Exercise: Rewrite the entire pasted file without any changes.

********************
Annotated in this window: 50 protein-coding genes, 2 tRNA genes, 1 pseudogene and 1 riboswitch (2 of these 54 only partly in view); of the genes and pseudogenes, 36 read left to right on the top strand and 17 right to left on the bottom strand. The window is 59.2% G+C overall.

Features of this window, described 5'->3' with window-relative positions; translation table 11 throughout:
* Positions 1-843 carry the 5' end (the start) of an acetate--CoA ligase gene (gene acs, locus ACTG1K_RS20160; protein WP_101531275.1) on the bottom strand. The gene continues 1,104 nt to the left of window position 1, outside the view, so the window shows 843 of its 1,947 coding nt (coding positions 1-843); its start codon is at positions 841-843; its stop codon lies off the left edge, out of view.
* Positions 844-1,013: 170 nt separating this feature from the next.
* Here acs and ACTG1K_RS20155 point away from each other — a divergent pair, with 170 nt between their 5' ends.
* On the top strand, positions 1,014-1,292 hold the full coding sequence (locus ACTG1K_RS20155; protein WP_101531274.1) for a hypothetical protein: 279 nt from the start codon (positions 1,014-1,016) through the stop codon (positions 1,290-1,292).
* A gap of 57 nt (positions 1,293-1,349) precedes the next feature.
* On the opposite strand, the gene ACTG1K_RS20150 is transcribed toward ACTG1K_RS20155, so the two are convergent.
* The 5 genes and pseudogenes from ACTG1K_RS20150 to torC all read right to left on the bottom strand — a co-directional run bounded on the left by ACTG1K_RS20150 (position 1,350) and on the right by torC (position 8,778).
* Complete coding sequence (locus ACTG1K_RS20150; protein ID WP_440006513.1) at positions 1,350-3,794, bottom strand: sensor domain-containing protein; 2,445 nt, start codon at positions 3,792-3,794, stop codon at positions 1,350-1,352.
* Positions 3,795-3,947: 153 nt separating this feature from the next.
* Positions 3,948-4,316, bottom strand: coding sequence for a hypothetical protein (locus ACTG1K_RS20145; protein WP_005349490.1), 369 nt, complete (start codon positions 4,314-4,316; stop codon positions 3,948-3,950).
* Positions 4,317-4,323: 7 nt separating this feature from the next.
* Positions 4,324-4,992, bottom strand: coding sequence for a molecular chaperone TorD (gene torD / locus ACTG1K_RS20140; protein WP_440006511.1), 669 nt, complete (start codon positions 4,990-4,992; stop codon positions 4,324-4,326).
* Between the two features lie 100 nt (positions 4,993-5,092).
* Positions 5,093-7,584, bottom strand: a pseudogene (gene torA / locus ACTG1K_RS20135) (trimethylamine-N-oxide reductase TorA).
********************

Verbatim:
Annotated in this window: 50 protein-coding genes, 2 tRNA genes, 1 pseudogene and 1 riboswitch (2 of these 54 only partly in view); of the genes and pseudogenes, 36 read left to right on the top strand and 17 right to left on the bottom strand. The window is 59.2% G+C overall.

Features of this window, described 5'->3' with window-relative positions; translation table 11 throughout:
* Positions 1-843 carry the 5' end (the start) of an acetate--CoA ligase gene (gene acs, locus ACTG1K_RS20160; protein WP_101531275.1) on the bottom strand. The gene continues 1,104 nt to the left of window position 1, outside the view, so the window shows 843 of its 1,947 coding nt (coding positions 1-843); its start codon is at positions 841-843; its stop codon lies off the left edge, out of view.
* Positions 844-1,013: 170 nt separating this feature from the next.
* Here acs and ACTG1K_RS20155 point away from each other — a divergent pair, with 170 nt between their 5' ends.
* On the top strand, positions 1,014-1,292 hold the full coding sequence (locus ACTG1K_RS20155; protein WP_101531274.1) for a hypothetical protein: 279 nt from the start codon (positions 1,014-1,016) through the stop codon (positions 1,290-1,292).
* A gap of 57 nt (positions 1,293-1,349) precedes the next feature.
* On the opposite strand, the gene ACTG1K_RS20150 is transcribed toward ACTG1K_RS20155, so the two are convergent.
* The 5 genes and pseudogenes from ACTG1K_RS20150 to torC all read right to left on the bottom strand — a co-directional run bounded on the left by ACTG1K_RS20150 (position 1,350) and on the right by torC (position 8,778).
* Complete coding sequence (locus ACTG1K_RS20150; protein ID WP_440006513.1) at positions 1,350-3,794, bottom strand: sensor domain-containing protein; 2,445 nt, start codon at positions 3,792-3,794, stop codon at positions 1,350-1,352.
* Positions 3,795-3,947: 153 nt separating this feature from the next.
* Positions 3,948-4,316, bottom strand: coding sequence for a hypothetical protein (locus ACTG1K_RS20145; protein WP_005349490.1), 369 nt, complete (start codon positions 4,314-4,316; stop codon positions 3,948-3,950).
* Positions 4,317-4,323: 7 nt separating this feature from the next.
* Positions 4,324-4,992, bottom strand: coding sequence for a molecular chaperone TorD (gene torD / locus ACTG1K_RS20140; protein WP_440006511.1), 669 nt, complete (start codon positions 4,990-4,992; stop codon positions 4,324-4,326).
* Between the two features lie 100 nt (positions 4,993-5,092).
* Positions 5,093-7,584, bottom strand: a pseudogene (gene torA / locus ACTG1K_RS20135) (trimethylamine-N-oxide reductase TorA).